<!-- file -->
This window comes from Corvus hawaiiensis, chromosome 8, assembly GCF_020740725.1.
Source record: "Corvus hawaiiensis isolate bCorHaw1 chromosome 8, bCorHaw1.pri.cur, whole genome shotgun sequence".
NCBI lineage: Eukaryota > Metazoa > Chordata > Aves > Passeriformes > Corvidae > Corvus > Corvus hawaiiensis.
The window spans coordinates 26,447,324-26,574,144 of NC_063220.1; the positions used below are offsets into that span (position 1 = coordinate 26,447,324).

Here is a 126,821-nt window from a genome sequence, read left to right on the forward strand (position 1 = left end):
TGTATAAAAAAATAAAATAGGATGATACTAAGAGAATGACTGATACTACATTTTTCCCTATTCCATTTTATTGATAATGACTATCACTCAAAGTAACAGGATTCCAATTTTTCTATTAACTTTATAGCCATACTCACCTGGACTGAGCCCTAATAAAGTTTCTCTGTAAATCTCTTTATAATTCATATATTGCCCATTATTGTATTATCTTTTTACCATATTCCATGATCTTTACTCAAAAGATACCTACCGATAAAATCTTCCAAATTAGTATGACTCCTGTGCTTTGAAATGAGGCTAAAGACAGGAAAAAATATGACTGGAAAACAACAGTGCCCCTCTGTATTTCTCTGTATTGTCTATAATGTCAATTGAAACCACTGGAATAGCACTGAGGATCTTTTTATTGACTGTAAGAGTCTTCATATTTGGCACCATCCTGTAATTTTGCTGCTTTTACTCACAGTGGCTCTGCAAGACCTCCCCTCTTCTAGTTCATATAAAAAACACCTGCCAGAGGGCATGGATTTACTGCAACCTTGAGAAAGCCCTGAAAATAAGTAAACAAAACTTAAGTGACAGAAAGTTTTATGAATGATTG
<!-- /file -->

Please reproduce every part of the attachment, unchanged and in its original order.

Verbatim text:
This window comes from Corvus hawaiiensis, chromosome 8, assembly GCF_020740725.1.
Source record: "Corvus hawaiiensis isolate bCorHaw1 chromosome 8, bCorHaw1.pri.cur, whole genome shotgun sequence".
NCBI lineage: Eukaryota > Metazoa > Chordata > Aves > Passeriformes > Corvidae > Corvus > Corvus hawaiiensis.
The window spans coordinates 26,447,324-26,574,144 of NC_063220.1; the positions used below are offsets into that span (position 1 = coordinate 26,447,324).

Here is a 126,821-nt window from a genome sequence, read left to right on the forward strand (position 1 = left end):
TGTATAAAAAAATAAAATAGGATGATACTAAGAGAATGACTGATACTACATTTTTCCCTATTCCATTTTATTGATAATGACTATCACTCAAAGTAACAGGATTCCAATTTTTCTATTAACTTTATAGCCATACTCACCTGGACTGAGCCCTAATAAAGTTTCTCTGTAAATCTCTTTATAATTCATATATTGCCCATTATTGTATTATCTTTTTACCATATTCCATGATCTTTACTCAAAAGATACCTACCGATAAAATCTTCCAAATTAGTATGACTCCTGTGCTTTGAAATGAGGCTAAAGACAGGAAAAAATATGACTGGAAAACAACAGTGCCCCTCTGTATTTCTCTGTATTGTCTATAATGTCAATTGAAACCACTGGAATAGCACTGAGGATCTTTTTATTGACTGTAAGAGTCTTCATATTTGGCACCATCCTGTAATTTTGCTGCTTTTACTCACAGTGGCTCTGCAAGACCTCCCCTCTTCTAGTTCATATAAAAAACACCTGCCAGAGGGCATGGATTTACTGCAACCTTGAGAAAGCCCTGAAAATAAGTAAACAAAACTTAAGTGACAGAAAGTTTTATGAATGATTG